(a) removing said plated object from said electroplating bath;
(b) removing excess electroplating solution from said plated object through the use of removal means and without the use of any rinse solution;
(c) recapturing said excess electroplating solution removed from said plated object through the use of recapture means; and
(d) returning said excess electroplating solution to said electroplating bath.
11. A process for electroplating a metal or alloy onto an object comprising the steps of:
(a) immersing said object to be plated into a hot electroclean bath for a time sufficient to effect cleaning of the object to be plated;
(b) removing said object from said hot electroclean bath;
(c) immersing said object into a post-electroclean single, stagnant rinse bath for a time sufficient to effect rinsing thereof;
(d) removing said object from said rinse bath;
(e) immersing said object into an acid activator bath for a time sufficient to activate said object for electroplating;
(f) removing said object from said acid activator bath;
(g) immersing said object into an electroplating bath;
(h) electroplating said metal or alloy onto said object under conditions suitable to plate the desired amount of said metal or alloy onto said object to obtain a plated object;
(i) removing said plated object from said electrolating bath;
(j) immersing said plated object into a post-electroplating single, stagnant rinse bath for a time sufficient to effect rinsing thereof;
(k) removing said object from said post-electroplating single, stagnant rinse bath; and
(l) drying said plated object.
12. An improved process for electroplating a metal or alloy onto an object according to claim 11 wherein the metal to be plated onto the object is a cyanide dissolvable metal.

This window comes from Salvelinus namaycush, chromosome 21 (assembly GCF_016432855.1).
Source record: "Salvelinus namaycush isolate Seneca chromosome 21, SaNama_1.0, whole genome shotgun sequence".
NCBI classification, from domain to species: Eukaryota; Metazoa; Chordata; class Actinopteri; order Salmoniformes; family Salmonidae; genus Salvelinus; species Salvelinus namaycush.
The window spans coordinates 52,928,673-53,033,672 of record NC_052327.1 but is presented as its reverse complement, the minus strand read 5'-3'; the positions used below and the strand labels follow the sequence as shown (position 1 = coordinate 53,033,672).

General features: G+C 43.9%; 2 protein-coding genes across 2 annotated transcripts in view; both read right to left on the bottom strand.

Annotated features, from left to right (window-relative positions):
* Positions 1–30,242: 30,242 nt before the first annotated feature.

13. An improved process for electroplating a metal or alloy onto an object according to claim 11 wherein the metal to be plated onto the object is selected from the group comprising platinum, gold, palladium, silver, nickel, steels, high carbon steels, medium carbon steels and low carbon steels.
14. A process for electroplating a metal or alloy onto an object comprising the steps of:
(a) immersing said object to be plated into a hot electroclean bath to effect cleaning of the object to be plated;
(b) removing said object from said hot electroclean bath; p1 (c) immersing said object into a post-electroclean single, stagnant rinse bath to effect rinsing thereof;
(d) removing said object from said rinse bath;
(e) immersing said object into an acid activator bath to activate said object for electroplating;
(f) removing said object from said acid activator bath;
(g) immersing said object into an electroplating bath;
(h) electroplating said metal or alloy onto said object under conditions to plate the metal or alloy onto said object to obtain a plated object;
(i) removing said plated object from said electroplating bath; and
(j) removing excess electroplating solution from said plated object without the use of any rinse bath and drying said plated object.
15. In a process for electroplating a metal or alloy onto an object including immersing said object to be plated in an electrolytic plating solution, passing an electric current through said electroplating solution to effect plated deposition of the metal or alloy onto said object to obtain a plated object, removing said plated object from the electrolytic plated solution, rinsing excess electrolytic plating solution from said plated object, and drying said plated object, the improvement comprising removing said plated object from the electroplating solution and drying said plated object without rinsing excess electrolytic plated solution from said plated object.
16. In an apparatus for electroplating a metal or alloy onto an object, said apparatus comprising an electroclean bath having associated therewith a rinse bath, the improvement comprising utilizing a single, stagnant rinse bath having a chemical composition substantially identical to the chemical composition of the electroclean bath as the rinse bath associated with the electroclean bath.